Last Wednesday, Robert Redfield, director of the US Centers for Disease Control and Prevention, warned that if today’s cultural practices under COVID continue, the country is in for “the worst fall, from a public health perspective, we've ever had.” Will a country historically embedded in nationalism and relentless individualism listen? Will we all don the mask?
In the few weeks before more schools reopen in person, consideration for our collective social welfare seems a chimeric dream.
Until last week, there wasn’t the guarantee of certified nurses in the largest school system in the country, which intends to reopen primarily in person. The 400 nurses New York City’s Mayor de Blasio promises to hire by opening day won’t be enough for the city’s 1,800 schools and over 1 million students, 70,000 of who attend schools without nurses.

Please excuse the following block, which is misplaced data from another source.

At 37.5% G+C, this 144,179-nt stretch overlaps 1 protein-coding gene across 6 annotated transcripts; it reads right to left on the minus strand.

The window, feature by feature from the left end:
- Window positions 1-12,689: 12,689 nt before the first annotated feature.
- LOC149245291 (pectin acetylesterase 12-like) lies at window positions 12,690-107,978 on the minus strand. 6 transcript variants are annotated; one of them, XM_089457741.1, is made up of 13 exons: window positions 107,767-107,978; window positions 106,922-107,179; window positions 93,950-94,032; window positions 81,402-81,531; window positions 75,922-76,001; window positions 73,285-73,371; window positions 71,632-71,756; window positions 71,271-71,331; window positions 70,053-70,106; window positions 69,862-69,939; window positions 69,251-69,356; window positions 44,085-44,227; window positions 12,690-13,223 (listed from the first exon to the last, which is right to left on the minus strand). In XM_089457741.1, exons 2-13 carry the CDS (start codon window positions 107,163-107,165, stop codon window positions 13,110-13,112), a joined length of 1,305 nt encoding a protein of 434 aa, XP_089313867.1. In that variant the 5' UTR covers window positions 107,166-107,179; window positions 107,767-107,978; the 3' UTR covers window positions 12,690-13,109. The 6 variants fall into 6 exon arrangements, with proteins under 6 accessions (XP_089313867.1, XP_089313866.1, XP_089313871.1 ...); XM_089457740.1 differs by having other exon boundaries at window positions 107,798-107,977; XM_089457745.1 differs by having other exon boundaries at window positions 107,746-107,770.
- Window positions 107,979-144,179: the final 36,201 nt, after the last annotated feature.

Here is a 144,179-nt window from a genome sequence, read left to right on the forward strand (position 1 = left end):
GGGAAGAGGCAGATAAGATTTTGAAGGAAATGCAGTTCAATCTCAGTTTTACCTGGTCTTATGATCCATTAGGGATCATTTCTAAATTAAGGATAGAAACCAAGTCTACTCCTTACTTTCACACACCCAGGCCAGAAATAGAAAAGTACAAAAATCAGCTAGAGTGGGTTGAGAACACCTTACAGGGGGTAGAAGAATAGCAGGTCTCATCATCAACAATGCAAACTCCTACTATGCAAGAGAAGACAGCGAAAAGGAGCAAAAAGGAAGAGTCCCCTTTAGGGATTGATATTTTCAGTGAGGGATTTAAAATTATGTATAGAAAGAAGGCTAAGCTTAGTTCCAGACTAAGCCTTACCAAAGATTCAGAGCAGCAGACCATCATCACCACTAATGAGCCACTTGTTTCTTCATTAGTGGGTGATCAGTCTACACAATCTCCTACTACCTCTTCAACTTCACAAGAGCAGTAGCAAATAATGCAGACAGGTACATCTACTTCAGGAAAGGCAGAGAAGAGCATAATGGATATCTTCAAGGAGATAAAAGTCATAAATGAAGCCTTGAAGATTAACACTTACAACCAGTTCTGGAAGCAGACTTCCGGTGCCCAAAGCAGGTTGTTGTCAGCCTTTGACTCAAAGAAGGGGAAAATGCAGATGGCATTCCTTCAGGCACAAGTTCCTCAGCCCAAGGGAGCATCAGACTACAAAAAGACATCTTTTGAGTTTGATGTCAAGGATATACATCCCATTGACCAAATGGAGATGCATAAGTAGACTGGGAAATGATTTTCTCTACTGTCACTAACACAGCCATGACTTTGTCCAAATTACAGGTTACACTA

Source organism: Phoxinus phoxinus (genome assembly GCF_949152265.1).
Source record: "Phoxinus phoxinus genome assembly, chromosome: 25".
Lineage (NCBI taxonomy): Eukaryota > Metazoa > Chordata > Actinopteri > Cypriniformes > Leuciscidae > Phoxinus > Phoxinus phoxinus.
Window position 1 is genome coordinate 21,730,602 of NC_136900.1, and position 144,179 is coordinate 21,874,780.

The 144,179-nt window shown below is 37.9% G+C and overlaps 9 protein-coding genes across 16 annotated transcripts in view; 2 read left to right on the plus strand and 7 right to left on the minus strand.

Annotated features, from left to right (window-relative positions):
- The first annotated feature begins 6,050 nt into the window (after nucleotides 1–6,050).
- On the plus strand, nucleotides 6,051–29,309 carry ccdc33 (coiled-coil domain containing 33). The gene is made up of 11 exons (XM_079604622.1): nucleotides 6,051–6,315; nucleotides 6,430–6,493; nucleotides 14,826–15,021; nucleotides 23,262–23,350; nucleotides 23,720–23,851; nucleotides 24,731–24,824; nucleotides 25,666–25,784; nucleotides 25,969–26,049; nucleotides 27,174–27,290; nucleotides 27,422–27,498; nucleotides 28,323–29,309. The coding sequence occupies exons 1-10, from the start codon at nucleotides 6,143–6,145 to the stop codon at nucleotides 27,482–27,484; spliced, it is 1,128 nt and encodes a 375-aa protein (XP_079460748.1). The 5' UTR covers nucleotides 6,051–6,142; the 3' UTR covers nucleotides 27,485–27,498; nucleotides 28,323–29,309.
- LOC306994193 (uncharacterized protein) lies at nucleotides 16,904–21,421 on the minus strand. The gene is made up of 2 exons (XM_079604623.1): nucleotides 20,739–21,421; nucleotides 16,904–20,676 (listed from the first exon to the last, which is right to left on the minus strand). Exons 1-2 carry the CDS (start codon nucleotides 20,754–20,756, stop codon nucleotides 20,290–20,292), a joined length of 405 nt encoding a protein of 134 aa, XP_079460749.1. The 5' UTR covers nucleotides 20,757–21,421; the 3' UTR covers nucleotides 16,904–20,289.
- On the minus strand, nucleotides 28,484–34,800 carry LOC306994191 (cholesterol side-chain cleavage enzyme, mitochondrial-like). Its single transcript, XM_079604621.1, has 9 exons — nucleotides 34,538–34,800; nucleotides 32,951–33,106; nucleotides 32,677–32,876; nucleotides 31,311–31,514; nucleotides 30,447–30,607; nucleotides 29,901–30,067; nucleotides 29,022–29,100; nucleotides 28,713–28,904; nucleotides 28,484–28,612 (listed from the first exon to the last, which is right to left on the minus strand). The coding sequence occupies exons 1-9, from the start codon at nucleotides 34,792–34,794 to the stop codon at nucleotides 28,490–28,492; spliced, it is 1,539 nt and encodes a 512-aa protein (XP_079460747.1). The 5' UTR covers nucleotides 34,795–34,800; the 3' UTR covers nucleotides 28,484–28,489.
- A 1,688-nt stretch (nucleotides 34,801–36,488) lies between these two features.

The debate over reopening schools is caught in webs of power that span the topography of America’s politicized social conscience. On July 9, the Richmond Education Association (REA), a local union of the Virginia Education Association, which represents over 40,000 teachers and support staff, announced:
We would like to state what should be a very non-controversial position on returning to school during a global pandemic: we support a virtual return.
During the pandemic, not even the National Education Association, representing almost 3 million members, has so effectively targeted the real issues underlying reopening America’s schools. The REA issued some of the most convincing arguments in the COVID anti-reopening schools movement which question our schools’ de facto role as the nation’s social safety net.